IGN's Ed Thompson stated "This is by no means a must have album and is not going to be remembered as the band's defining moment by any stretch of the imagination. But what Riot! will do is serve as a foundation from which the kids can continue to learn, grow and improve." Thompson also commented that it shows more maturity compared to similar bands.[24] Lewis P. at Sputnikmusic described it as the best pop punk album of 2007, commenting "Paramore might not be tapping into anything new, but it has finally hit its stride, making pop-punk anthems that match the praise."[28] Alternative Press writer Scott Heisel commented "considering the median age of the band, the musicianship shown on Riot! is mightily impressive...while the record as a whole may not be a home run, it’s solid stand-up double that keeps Fueled By Ramen’s inning alive for their next clean-up hitter."[22] Justin Mabee at Jesus Freak Hideout declared "While this new album may lack some of the spiritual depth that rocked their debut, the whole record retains a very positive feeling to it" Mabee commented that the band "has come a long way" with the album since they have formed.[25]

The album was included in Rock Sound‍ '​s 101 Modern Classics list at number 10.[30] The album was included at number 16 on Rock Sound‍ '​s "The 51 Most Essential Pop Punk Albums of All Time" list.[31]

Album tour[edit]

Williams had stated "We're hoping to do one more tour across the States before we really get started with all the (European summer) festivals. Of course, I want to do more Warped Tour dates, 'cause it's, like, my favorite tour ever. We'll see what works out and hopefully just have another great year."[32]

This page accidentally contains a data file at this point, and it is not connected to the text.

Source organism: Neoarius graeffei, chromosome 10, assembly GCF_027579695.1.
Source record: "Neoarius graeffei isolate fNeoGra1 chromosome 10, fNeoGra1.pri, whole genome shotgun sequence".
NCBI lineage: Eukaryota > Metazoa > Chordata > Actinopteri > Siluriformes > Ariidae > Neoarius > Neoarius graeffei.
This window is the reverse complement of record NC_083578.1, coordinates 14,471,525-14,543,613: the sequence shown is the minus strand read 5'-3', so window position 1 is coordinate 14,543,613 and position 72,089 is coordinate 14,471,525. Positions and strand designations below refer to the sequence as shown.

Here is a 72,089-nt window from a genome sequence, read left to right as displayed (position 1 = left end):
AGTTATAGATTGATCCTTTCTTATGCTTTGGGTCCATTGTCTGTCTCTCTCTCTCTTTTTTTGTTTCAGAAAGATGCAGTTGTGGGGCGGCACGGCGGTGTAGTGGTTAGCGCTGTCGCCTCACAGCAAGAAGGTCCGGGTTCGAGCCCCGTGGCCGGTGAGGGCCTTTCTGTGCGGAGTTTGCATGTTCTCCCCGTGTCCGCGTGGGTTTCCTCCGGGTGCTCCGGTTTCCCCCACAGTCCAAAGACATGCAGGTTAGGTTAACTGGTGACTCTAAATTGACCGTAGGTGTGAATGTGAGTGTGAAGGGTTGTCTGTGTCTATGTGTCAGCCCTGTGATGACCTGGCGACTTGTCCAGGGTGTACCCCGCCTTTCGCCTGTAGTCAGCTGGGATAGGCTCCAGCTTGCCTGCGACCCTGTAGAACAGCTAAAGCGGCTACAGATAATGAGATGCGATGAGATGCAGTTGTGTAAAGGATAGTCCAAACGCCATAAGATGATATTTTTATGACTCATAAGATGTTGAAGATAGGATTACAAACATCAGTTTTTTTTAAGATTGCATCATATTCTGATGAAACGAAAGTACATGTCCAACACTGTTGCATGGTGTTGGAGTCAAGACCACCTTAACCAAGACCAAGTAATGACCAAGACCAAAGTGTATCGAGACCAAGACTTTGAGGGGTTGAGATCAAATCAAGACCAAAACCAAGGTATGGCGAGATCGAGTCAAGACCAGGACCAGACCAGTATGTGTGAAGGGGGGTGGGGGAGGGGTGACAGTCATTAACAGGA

After the album release the band went on an American tour, following it up with a world tour. After their fourth single from Riot! was released the band canceled their European tour to work on "personal issues."

Track listing[edit]

All songs written and composed by Hayley Williams and Josh Farro, except where noted[33]

No. Title Length
1. "For a Pessimist I'm Pretty Optimistic"   3:48
2. "That's What You Get" (Williams, Farro, Taylor York) 3:40
3. "Hallelujah"   3:23
4. "Misery Business"   3:31
5. "When It Rains" (Williams, Farro, Zac Farro) 3:35
6. "Let the Flames Begin"   3:18
7. "Miracle"   3:29
8. "Crushcrushcrush"   3:09
9. "We Are Broken" (Williams, Farro, David Bendeth) 3:38
10. "Fences" (Williams, Farro, Bendeth) 3:18
11. "Born for This"   3:58

Charts[edit]

Chart (2007) Peak
position
Australian Albums (ARIA)[35] 47
Austrian Albums (Ö3 Austria)[36] 66
Dutch Albums (MegaCharts)[37] 61
Finnish Albums (Suomen virallinen lista)[38] 26
Irish Albums (IRMA)[39] 53
Mexican Albums (Top 100 Mexico)[40] 31
New Zealand Albums (RMNZ)[41] 15
UK Albums (OCC)[42] 24
UK Rock Albums (OCC)[43] 2
US Billboard 200[44] 15
US Top Alternative Albums (Billboard)[45] 2
US Top Rock Albums (Billboard)[46] 4

Certifications[edit]

Region Certification Sales/shipments
Australia (ARIA)[47] Gold 35,000^
Canada (Music Canada)[48] Gold 50,000^
New Zealand (RMNZ)[49] Gold 7,500^
United Kingdom (BPI)[50] Platinum 300,000^
United States (RIAA)[51] Platinum 1,000,000^

^shipments figures based on certification alone

Personnel[edit]

Paramore
Additional musicians
  • Sebastian Davin – piano
  • Taylor Robinson – backing vocals
  • Kathleen Smith – backing vocals
  • Brian Weaver – bass guitar
  • John Freund - Hammond organ
Production
  • John Bender – arranger, digital editing, engineer, strings, vocal producer, backing vocals
  • David Bendeth – Producer, Mixer, Writer, Arranger
  • Dan Korneff – digital editing, engineer, explosions
  • Tim Flanzbaum- Assistant Engineer
  • Kato Khandwala – audio engineer
  • Ted Jensen – mastering

References[edit]

Citations
  1. ^ "Paramore – Riot!". 
  2. ^ Haruch, Steve. "Paramore broke the Nashville Curse and never looked back". Nashville Scene. SouthComm Communications. Retrieved 16 December 2014. 
  3. ^ Maura. "Paramore Hold On To Their Smarts". Idolator. Spin Media. Retrieved 16 December 2014. 
  4. ^ Cantor, Brian. "Chart Story: Paramore's "Ain't It Fun", MKTO's "Classic" Enter Top 50". Headline Planet. Cantortainment. Retrieved 16 December 2014. 
  5. ^ a b c d "Paramore band info". paramore.net. 
  6. ^ "Interview: Paramore". musicOMH. Retrieved August 8, 2015.